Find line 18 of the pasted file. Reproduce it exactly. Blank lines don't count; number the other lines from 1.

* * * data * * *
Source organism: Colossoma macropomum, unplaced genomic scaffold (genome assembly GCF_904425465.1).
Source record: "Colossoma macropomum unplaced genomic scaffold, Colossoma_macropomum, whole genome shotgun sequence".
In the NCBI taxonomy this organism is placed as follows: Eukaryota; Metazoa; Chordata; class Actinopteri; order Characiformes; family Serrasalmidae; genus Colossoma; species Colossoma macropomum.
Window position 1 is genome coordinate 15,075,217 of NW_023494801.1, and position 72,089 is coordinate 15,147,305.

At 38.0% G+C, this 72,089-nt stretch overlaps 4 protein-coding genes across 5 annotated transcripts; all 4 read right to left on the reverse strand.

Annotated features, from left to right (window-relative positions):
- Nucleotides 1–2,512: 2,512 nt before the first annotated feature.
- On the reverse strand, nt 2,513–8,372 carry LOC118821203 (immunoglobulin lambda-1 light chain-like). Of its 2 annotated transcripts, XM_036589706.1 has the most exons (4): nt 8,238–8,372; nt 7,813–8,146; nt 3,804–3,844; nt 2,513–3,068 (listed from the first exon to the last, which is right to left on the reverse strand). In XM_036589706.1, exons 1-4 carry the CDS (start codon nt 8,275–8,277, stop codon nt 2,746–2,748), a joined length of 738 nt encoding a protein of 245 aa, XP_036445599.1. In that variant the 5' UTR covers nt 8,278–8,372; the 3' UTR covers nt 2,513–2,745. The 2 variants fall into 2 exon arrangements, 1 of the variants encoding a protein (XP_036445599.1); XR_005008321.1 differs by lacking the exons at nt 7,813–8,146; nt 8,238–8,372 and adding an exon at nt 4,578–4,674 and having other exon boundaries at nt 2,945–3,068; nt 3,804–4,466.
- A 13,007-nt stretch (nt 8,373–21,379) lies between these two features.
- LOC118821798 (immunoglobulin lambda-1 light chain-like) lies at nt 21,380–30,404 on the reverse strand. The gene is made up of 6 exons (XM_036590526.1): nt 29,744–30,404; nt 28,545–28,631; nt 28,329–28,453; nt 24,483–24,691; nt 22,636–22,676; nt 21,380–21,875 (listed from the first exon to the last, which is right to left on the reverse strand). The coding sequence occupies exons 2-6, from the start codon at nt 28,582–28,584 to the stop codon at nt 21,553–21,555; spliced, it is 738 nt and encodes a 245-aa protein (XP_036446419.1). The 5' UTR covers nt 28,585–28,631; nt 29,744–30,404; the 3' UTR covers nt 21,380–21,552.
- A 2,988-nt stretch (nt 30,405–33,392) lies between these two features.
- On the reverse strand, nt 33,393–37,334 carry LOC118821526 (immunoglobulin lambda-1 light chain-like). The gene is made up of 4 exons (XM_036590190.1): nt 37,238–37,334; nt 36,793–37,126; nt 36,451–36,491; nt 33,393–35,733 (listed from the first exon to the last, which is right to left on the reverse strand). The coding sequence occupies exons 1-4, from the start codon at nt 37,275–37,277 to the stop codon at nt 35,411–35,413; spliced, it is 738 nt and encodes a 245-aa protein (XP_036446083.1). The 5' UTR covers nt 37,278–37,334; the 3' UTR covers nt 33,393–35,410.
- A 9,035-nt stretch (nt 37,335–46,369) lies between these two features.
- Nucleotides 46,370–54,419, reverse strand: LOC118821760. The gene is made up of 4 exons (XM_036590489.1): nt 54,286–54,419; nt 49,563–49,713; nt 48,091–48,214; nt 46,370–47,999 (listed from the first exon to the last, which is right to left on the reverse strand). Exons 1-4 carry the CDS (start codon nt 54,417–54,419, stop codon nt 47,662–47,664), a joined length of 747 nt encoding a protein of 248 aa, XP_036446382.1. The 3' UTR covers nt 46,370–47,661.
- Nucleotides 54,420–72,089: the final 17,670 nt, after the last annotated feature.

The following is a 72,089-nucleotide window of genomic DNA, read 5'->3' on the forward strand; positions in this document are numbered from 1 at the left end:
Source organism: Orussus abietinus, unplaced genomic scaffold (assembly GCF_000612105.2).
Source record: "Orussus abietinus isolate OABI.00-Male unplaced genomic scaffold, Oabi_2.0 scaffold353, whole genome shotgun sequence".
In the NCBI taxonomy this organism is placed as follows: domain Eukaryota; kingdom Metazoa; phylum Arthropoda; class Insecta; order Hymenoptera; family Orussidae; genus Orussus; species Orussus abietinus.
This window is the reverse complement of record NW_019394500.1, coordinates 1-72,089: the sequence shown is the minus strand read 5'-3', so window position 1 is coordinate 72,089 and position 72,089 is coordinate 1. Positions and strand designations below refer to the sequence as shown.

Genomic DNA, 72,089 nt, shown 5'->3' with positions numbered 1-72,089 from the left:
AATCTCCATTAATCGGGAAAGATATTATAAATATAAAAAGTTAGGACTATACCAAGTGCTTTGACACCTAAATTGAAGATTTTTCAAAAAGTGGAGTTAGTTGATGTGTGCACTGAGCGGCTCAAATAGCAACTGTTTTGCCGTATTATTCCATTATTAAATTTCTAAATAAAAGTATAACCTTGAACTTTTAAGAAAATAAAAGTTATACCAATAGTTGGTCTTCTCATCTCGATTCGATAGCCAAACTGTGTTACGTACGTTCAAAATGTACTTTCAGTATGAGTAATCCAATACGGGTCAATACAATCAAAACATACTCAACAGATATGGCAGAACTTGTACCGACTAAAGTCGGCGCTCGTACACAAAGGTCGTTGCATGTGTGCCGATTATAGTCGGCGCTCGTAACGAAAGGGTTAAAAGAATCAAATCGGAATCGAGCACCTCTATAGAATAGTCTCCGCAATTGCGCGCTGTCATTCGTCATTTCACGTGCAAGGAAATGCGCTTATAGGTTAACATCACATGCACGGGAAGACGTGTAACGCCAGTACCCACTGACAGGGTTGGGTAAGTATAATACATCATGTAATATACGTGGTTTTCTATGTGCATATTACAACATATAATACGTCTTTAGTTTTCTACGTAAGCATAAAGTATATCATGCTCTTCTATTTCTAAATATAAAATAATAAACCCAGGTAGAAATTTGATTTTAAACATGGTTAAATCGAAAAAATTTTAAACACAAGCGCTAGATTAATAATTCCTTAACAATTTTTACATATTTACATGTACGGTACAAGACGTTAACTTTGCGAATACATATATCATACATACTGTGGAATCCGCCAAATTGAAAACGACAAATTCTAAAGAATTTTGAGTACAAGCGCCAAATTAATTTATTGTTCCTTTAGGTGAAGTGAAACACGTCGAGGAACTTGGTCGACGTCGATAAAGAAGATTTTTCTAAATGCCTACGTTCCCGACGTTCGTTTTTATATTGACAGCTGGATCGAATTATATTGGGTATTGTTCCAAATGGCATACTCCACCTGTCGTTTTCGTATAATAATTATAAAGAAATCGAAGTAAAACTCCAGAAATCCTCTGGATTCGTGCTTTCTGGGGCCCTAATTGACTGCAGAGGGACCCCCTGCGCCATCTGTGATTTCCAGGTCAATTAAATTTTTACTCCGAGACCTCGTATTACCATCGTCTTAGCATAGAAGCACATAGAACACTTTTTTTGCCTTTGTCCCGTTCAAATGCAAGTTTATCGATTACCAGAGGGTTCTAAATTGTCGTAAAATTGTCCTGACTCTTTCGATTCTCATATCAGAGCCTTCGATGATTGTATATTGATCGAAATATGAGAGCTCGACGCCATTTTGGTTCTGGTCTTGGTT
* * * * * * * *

Source record: "Orussus abietinus isolate OABI.00-Male unplaced genomic scaffold, Oabi_2.0 scaffold353, whole genome shotgun sequence".